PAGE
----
Western Dressage Exercise – Controlled Wandering

Riders and trainers alike sometimes blur together the loosening up and warming up phases of their sessions. Except for horses that live only in pasture, these two phases of a workout must exist distinctly. Even horses that live in small paddocks or daytime turnout spent most of their days at rest. Physiologically, a horse at rest cannot perform well without first increasing muscle temperature and circulation.

Studies show that at rest only 15 percent of horse’s blood flows to his skeletal muscles, the ones responsible for moving his limbs and creating movement. During exercise, that percentage shifts to roughly 85 percent as blood moves from organs and metabolic functions and postural muscles out to these larger muscles. This is what nourishes and powers them, but it takes several minutes of warming the body for this shift in circulation to occur. Hopefully with this information you can see why you should not jump into immediate activity with a horse that has been mostly idle for the last 24 hours.

He needs to first loosen up, a phase during which the emphasis on slow and gentle movements increases circulation of blood, water, joint fluids. Then he needs to warm up, a phase of active and sustained exercise aimed at raising body temperature and creating pliability. Note that these two phases are separate. Your warm up can and should be plenty active—brisk jogging, lope transitions, circling, transitions. But it should be preceded by five to eight minutes of loosening up, which consists primarily in slow and easy walking and calisthenics (backing up, carrot stretches, stepping  over ground poles). This is outlined below by a phase of what I call Controlled Wandering.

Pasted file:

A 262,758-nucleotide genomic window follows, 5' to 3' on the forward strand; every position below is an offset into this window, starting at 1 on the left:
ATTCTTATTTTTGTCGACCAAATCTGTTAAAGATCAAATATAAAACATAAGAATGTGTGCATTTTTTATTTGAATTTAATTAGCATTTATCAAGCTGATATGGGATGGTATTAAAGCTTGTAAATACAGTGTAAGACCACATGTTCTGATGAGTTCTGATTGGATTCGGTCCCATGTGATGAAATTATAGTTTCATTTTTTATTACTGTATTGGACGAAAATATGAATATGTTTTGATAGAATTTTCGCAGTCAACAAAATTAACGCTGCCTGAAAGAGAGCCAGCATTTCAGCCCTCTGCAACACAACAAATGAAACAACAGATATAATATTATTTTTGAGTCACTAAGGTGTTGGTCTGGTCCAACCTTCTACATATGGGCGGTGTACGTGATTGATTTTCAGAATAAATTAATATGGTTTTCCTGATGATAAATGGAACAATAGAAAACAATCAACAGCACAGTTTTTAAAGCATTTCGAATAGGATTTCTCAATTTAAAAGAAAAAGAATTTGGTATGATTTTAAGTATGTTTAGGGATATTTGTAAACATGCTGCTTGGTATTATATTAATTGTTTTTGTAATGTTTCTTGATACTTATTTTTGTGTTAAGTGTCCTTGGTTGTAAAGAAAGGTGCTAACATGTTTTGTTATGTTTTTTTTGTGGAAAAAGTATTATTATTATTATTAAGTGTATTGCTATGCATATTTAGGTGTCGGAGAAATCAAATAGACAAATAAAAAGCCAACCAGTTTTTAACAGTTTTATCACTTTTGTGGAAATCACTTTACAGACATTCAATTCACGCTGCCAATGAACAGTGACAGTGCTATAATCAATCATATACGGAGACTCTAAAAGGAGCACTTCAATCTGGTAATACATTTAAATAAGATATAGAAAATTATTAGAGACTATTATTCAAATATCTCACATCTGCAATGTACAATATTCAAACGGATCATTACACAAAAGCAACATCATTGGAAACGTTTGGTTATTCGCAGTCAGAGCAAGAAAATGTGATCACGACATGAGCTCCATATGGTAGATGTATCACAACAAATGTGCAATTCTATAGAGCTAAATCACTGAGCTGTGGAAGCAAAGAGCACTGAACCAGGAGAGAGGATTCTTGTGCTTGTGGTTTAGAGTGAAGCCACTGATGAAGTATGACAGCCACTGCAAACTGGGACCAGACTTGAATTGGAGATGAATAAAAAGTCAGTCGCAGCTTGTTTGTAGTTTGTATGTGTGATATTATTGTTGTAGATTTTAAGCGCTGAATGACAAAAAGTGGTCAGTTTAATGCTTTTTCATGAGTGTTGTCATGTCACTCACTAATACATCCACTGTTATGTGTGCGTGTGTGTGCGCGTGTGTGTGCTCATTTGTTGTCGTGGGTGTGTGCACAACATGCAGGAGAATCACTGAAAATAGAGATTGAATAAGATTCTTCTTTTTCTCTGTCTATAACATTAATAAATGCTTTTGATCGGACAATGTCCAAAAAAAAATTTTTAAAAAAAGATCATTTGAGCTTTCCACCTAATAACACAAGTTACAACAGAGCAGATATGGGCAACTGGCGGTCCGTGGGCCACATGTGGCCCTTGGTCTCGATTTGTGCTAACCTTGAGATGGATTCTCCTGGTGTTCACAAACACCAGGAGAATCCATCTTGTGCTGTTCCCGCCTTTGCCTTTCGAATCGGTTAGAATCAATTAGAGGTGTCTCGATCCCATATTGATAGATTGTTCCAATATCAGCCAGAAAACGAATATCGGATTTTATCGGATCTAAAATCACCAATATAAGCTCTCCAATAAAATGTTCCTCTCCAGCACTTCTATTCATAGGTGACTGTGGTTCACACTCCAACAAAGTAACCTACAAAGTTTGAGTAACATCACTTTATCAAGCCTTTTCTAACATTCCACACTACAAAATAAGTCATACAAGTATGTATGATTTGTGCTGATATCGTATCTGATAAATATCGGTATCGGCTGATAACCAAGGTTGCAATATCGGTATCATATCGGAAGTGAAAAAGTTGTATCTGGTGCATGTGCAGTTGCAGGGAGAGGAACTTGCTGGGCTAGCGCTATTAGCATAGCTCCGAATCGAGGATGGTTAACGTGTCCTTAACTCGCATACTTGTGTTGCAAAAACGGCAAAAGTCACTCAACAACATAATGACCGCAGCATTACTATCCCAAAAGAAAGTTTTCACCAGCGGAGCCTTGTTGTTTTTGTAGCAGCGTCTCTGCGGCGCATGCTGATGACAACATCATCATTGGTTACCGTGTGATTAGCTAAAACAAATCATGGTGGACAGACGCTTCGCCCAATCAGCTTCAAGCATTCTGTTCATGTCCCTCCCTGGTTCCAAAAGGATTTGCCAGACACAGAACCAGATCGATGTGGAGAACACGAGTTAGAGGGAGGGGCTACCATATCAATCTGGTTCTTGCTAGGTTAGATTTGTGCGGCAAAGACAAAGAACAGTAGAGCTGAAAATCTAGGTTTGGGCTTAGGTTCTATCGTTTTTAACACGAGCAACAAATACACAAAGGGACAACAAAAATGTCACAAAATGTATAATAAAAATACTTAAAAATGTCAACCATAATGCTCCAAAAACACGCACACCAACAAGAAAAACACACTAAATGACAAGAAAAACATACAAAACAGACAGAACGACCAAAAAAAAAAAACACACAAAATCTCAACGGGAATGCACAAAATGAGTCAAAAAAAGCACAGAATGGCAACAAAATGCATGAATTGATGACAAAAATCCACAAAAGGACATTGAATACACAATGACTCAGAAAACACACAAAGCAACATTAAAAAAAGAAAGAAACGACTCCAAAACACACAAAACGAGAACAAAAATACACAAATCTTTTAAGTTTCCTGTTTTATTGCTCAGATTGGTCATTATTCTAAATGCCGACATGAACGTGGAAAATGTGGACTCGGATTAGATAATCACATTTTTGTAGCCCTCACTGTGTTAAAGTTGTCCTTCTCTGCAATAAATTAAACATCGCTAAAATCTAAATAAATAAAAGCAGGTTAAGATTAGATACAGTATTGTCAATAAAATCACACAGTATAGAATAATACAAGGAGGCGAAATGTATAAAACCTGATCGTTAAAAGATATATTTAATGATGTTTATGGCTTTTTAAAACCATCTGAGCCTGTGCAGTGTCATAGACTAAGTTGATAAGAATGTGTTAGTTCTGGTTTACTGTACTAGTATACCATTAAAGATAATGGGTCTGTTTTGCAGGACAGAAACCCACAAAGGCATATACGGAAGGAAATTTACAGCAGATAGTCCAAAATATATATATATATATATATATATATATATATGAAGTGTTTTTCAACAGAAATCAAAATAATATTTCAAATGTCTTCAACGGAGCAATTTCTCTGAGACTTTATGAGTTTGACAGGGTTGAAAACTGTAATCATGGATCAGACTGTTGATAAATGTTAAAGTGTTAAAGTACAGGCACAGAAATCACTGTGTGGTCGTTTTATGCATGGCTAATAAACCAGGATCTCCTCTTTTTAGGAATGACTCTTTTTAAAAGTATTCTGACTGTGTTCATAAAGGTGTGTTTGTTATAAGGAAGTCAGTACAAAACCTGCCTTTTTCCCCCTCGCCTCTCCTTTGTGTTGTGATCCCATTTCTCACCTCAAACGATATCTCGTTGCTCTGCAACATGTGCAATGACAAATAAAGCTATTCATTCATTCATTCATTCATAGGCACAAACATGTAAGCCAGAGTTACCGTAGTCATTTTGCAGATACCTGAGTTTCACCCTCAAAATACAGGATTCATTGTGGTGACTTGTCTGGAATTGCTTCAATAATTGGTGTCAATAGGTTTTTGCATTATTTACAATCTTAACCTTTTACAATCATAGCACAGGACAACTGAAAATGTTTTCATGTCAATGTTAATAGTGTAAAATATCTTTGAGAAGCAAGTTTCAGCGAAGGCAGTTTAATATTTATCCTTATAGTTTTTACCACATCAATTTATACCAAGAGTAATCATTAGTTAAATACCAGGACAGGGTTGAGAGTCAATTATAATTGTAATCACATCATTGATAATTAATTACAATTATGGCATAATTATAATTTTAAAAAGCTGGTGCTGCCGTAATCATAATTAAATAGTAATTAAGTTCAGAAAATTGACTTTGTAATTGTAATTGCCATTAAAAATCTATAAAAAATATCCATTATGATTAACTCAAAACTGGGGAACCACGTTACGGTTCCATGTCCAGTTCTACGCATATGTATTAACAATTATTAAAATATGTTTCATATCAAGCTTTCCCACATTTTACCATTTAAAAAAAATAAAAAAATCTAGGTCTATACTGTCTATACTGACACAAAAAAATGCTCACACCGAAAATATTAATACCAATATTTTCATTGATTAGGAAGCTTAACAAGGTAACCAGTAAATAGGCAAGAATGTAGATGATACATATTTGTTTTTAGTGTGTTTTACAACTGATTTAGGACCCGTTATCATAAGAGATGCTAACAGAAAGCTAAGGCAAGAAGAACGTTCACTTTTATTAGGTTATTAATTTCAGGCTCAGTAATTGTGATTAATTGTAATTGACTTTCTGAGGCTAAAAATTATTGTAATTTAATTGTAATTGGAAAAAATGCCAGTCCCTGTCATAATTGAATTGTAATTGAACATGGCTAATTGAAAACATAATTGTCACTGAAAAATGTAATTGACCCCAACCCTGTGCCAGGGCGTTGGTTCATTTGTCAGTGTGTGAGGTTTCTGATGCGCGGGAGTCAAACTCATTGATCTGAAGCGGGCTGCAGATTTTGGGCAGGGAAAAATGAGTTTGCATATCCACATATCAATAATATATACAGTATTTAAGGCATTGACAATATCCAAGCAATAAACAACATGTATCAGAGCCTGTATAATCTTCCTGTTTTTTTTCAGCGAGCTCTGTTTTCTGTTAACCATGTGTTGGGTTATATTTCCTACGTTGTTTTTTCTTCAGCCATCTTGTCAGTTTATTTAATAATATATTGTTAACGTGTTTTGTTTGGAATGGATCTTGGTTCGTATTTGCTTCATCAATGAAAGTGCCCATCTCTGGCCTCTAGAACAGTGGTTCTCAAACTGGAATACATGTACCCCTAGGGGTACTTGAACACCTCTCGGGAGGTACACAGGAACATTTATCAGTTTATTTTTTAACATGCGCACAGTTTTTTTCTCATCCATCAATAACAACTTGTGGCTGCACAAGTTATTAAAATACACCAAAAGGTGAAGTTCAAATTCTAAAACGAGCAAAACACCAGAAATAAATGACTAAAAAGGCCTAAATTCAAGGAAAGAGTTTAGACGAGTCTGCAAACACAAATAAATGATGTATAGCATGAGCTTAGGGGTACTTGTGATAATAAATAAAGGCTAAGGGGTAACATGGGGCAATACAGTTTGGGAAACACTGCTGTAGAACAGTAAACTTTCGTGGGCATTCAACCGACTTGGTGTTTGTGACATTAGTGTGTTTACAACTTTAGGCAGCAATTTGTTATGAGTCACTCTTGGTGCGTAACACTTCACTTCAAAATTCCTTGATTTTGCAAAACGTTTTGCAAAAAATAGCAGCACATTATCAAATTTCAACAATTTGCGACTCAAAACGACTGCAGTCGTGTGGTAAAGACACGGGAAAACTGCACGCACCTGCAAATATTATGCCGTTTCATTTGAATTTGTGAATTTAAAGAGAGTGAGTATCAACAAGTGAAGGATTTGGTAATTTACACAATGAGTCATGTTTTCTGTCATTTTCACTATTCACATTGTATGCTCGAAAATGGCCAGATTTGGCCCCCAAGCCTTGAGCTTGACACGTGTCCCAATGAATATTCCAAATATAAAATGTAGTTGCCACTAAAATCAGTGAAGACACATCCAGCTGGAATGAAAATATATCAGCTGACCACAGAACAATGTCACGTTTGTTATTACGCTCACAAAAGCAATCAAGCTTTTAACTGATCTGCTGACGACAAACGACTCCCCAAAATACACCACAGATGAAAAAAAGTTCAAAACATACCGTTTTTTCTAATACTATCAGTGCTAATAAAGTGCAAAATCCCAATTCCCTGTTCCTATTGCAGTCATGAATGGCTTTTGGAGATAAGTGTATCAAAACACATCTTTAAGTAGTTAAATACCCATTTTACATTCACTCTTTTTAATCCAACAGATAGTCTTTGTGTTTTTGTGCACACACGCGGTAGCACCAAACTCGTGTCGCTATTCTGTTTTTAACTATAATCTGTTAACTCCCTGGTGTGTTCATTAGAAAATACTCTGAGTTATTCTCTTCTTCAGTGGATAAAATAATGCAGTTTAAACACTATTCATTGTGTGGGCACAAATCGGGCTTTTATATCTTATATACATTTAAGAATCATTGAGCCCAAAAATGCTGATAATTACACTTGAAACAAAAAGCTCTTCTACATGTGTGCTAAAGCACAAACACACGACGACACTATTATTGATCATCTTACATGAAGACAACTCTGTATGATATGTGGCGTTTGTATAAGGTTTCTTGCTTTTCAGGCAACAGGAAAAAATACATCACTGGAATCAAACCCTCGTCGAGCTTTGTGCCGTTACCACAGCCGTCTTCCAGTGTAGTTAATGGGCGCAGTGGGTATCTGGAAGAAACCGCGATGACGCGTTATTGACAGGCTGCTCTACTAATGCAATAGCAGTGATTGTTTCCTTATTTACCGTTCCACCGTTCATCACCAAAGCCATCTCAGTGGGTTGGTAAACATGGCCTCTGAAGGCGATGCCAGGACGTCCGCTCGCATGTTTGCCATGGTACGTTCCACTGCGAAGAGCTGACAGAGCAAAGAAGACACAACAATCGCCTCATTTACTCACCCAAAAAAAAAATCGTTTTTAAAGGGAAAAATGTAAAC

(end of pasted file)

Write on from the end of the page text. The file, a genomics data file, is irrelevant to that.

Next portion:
Your horse’s body will remain far more pliable, comfortable, and injury free if you follow this system for loosening up first and then follow it up with active warming up. It also benefits your horse psychologically because it gives him a period of being at ease without jumping immediately in to training or active movement. This will allows his neurosensory system to remain relaxed, rather than tense and reactive. This translates to his mind being in a happier state, which in turn leads to a body that is less tense and rigid.

Controlled Wandering

  1. Mount up and give your horse a loose rein. Ride “on the buckle” as you walk around the arena.
  2.  Now wander around the arena in creative loops and turns. Stretch your imagination to ride figures and patterns that you do not ordinarily ride in your schooling. For instance, I wander back and forth in the middle of the arena, from side rail to side rail because this is not a figure I ride in regular schooling.
  3. Use only your seat and legs to guide your horse. Use as little guidance from reins as possible.
  4. Don’t worry how the horse carries himself or whether he is “on the bit.” Just let him saunter.
  5. Give him as few cues as possible walking from point to point. Sit relaxed and deep in the saddle.
  6. Set the clock for seven minutes. Go.

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